Results

    Baseline characteristics

    Of 333 patients enrolled in the parent trial, 251 patients were eligible for trial imaging follow-up. Of these, 111 patients did not achieve both SPECT scans necessary for MSI calculation. One patient was excluded from data analysis due to re-infarction between first and second SPECT scan resulting in unreliable MSI data. Consequently, data for MSI were available for a total of 139 patients (pPCI alone n=68 and RIC+pPCI n=71; figure 1). Of these, 129 patients had available data for healthcare system delay (pPCI alone n=66 and RIC+pPCI n=63) and 131 patients had available data for achieved 70% ST segment resolution (pPCI alone n=64 and RIC+pPCI n=67). Baseline and procedural variables, including achieved post-pPCI TIMI flow and 70% ST segment resolution, were similar in the treatment groups except for hypertension, which was more common among patients treated with RIC+pPCI (table 1).

    Table 1

    Baseline characteristics and procedural data for all patients

    Figure 1

    Study flow chart for patients included in the preinfarct angina and coronary collateral study cohorts. See text for details. CCBF, coronary collateral blood flow; MSI, myocardial salvage index; pPCI, primary percutaneous coronary intervention; RIC, remote ischaemic conditioning; SPECT, single-photon emission computerised tomography; TIMI, Thrombolysis In Myocardial Infarction.

    Overall, RIC+pPCI increased median MSI compared with pPCI alone (0.75 (IQR: 0.50–0.93) vs 0.56 (IQR: 0.35–0.89), p=0.045), including in a multiple linear regression analysis with adjustment for healthcare system delay, preprocedural vessel patency and hypertension (0.11 increase in MSI from RIC+pPCI; 95% CI 0.004 to 0.21, p=0.04).

    Prevalence of preinfarction angina and influence on the efficacy of RIC

    A total of 109 patients had available information concerning preinfarct angina; of which, 54 (50%) patients had preinfarction angina within 48 hours preceding the STEMI, whereas 55 (50%) did not (figure 1). Baseline characteristics, procedural data, including achieved post-pPCI TIMI flow and 70% ST segment resolution, and treatment allocation did not differ between patients with and without preinfarction angina (table 2).

    Table 2

    Baseline characteristics and procedural data for patients included in the preinfarct angina study cohort

    Overall, preinfarction angina did not affect mean MSI compared with no preinfarction angina (0.62 (SD: 0.28) and 0.64 (SD: 0.30); 95% CI −0.14 to 0.09, p=0.65), including in a multiple linear regression analysis with adjustment for treatment allocation, healthcare system delay and preprocedural vessel patency (−0.02 decrease in MSI from preinfarction angina; 95% CI −0.13 to 0.09, p=0.73).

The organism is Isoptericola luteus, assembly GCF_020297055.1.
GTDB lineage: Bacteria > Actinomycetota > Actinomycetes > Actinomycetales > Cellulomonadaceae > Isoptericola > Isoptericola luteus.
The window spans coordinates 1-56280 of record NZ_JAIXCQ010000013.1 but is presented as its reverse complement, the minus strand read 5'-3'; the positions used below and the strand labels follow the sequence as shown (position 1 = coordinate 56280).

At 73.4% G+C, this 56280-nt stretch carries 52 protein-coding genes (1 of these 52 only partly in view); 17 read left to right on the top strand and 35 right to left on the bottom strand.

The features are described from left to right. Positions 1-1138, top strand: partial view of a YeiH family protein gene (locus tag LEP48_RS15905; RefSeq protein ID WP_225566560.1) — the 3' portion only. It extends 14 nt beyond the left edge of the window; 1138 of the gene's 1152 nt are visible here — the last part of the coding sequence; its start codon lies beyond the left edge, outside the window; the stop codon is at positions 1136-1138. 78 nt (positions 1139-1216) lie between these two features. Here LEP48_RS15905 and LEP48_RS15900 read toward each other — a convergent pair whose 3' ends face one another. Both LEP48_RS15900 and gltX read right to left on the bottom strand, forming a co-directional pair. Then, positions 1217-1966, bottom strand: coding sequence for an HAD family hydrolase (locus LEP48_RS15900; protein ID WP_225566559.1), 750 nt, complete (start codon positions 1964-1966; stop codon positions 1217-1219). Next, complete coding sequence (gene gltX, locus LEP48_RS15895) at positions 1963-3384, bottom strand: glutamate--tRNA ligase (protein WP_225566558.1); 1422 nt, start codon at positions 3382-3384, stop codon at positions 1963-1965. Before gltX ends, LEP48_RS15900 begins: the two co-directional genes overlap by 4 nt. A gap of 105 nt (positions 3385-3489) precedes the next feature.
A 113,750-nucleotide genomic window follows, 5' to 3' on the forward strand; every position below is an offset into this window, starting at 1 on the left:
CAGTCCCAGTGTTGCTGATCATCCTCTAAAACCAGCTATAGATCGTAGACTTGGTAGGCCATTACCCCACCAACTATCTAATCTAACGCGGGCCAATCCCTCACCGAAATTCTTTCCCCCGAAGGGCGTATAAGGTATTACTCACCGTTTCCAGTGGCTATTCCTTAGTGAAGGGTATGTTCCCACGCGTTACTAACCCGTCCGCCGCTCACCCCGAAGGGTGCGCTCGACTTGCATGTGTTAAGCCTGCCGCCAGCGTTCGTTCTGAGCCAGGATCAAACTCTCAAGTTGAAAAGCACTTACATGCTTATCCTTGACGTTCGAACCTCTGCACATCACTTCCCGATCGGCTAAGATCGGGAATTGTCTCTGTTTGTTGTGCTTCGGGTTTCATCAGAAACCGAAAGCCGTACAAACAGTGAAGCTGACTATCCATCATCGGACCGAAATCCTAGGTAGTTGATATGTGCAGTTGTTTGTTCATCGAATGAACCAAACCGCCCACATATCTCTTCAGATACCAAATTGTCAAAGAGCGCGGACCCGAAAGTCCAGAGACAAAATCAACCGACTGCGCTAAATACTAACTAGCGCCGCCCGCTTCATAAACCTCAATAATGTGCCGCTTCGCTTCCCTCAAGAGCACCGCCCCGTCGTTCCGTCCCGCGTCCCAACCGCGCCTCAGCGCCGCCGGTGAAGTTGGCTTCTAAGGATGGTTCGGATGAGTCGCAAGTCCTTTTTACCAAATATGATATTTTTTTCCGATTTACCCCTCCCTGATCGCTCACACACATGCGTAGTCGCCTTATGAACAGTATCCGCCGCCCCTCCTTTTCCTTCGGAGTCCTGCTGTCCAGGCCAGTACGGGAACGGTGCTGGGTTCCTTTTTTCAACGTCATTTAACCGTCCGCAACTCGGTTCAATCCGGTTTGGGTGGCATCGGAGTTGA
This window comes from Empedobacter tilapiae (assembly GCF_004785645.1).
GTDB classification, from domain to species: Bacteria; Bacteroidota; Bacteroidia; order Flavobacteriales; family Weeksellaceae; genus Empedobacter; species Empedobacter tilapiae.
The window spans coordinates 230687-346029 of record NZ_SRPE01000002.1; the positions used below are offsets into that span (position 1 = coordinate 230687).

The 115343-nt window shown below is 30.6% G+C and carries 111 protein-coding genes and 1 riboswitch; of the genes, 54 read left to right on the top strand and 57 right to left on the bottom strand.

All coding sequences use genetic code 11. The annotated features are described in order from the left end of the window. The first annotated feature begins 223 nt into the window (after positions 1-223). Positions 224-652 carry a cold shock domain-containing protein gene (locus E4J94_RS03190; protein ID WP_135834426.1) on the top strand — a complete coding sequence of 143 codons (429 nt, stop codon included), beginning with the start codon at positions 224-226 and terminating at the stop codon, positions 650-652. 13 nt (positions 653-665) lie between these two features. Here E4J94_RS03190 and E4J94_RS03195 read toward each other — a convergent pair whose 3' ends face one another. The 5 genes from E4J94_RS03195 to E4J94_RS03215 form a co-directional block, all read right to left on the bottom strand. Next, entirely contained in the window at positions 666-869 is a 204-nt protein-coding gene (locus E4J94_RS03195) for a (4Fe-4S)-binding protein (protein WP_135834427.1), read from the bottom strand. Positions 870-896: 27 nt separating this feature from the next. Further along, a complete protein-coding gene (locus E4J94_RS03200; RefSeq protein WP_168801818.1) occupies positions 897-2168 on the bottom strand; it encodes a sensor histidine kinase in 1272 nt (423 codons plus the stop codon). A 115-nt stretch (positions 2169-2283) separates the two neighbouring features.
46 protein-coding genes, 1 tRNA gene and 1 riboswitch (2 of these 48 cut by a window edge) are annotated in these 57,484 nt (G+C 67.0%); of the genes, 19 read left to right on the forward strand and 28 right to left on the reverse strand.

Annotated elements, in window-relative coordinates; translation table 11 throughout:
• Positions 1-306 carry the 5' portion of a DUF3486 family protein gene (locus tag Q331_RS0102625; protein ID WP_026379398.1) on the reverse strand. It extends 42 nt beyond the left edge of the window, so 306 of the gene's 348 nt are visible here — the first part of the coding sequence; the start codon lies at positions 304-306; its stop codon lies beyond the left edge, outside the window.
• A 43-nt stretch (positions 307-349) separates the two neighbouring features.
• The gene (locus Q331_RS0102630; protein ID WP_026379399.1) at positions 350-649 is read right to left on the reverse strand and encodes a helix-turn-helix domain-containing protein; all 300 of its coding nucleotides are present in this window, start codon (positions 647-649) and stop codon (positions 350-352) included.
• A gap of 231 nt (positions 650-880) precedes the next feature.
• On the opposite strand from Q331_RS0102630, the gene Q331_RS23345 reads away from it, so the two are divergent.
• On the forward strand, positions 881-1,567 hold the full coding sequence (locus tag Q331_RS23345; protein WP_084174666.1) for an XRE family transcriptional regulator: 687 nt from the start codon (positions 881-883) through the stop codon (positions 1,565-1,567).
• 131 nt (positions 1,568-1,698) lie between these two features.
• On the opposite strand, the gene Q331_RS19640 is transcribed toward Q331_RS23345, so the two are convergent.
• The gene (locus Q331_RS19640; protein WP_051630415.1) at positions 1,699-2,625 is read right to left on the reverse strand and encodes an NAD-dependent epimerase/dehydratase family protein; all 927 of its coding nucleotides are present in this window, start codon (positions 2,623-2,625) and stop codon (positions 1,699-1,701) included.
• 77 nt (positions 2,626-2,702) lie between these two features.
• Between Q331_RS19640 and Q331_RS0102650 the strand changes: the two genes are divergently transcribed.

In the preinfarction angina study cohort, RIC+pPCI overall increased mean MSI borderline statistically significant compared with pPCI alone (0.68 (SD: 0.27) and 0.57 (SD: 0.31); 95% CI −0.007 to 0.21, p=0.07), including in a multiple linear regression analysis with adjustment for healthcare system delay, preprocedural vessel patency, hypertension and preinfarction angina (0.11 increase in MSI from RIC+pPCI; 95% CI −0.003 to 0.23, p=0.056). We found no difference in mean MSI between patients with and without preinfarction angina among those treated with pPCI alone (0.58 (SD: 0.30) and 0.57 (SD: 0.34); 95% CI −0.17 to 0.19, p=0.94) or those treated with RIC+pPCI (0.66 (SD: 0.27) and 0.69 (SD: 0.27); 95% CI −0.18 to 0.10, p=0.58; figure 2). Accordingly, we found no effect modification from preinfarction angina on the effect of RIC on MSI by crude interaction analysis (p=0.69). In a multiple linear regression analysis with adjustment for healthcare system delay and preprocedural vessel patency, MSI did not differ between patients with and without preinfarction angina among those treated with pPCI alone (−0.01 decrease in MSI from preinfarction angina; 95% CI −0.18 to 0.17, p=0.92) or those treated with RIC+pPCI (−0.07 decrease in MSI from preinfarction angina; 95% CI −0.22 to 0.08, p=0.32) with no effect modification from preinfarction angina on the effect of RIC on MSI by interaction analysis (p=0.59).

    Figure 2

    Bar graphs (mean) with whiskers (SD) of myocardial salvage index in categories of patients without preinfarction angina and with preinfarction angina in respect to treatment allocation. See text for details. p Values are based on Student's t-test. pPCI, primary percutaneous coronary intervention; RIC, remote ischaemic conditioning.

    Prevalence of CCBF to the infarct-related artery and influence on the efficacy of RIC

    Eighty-three patients had TIMI flow 0/1 on arrival; 43 (52%) patients had angiographically visible CCBF, whereas 40 (48%) patients did not (figure 1). Except for current smokers, who were more frequent among patients with CCBF, baseline characteristics did not differ between patients with and without CCBF (table 3). Procedural variables, including myocardial area-at-risk of infarction and achieved post-pPCI TIMI flow and 70% ST segment resolution, were similar between patients with and without CCBF except for culprit lesion located in the left anterior descending artery, which was more common in patients without CCBF (table 3). The prevalence of CCBF did not differ between patients treated with pPCI alone or RIC+pPCI (20/41 (49%) and 23/42 (55%), p=0.59).

    Table 3

    Baseline characteristics and procedural data for patients included in the coronary collateral study cohort

    Overall, the presence of CCBF did not affect mean MSI compared with the absence of CCBF (0.64 (SD: 0.25) and 0.57 (SD: 0.26); 95% CI −0.04 to 0.19, p=0.20), including in a multiple linear regression analysis with adjustment for treatment allocation, healthcare system delay, left anterior descending artery infarction and current smoking (0.05 increase in MSI from CCBF; 95% CI −0.08 to 0.17, p=0.45).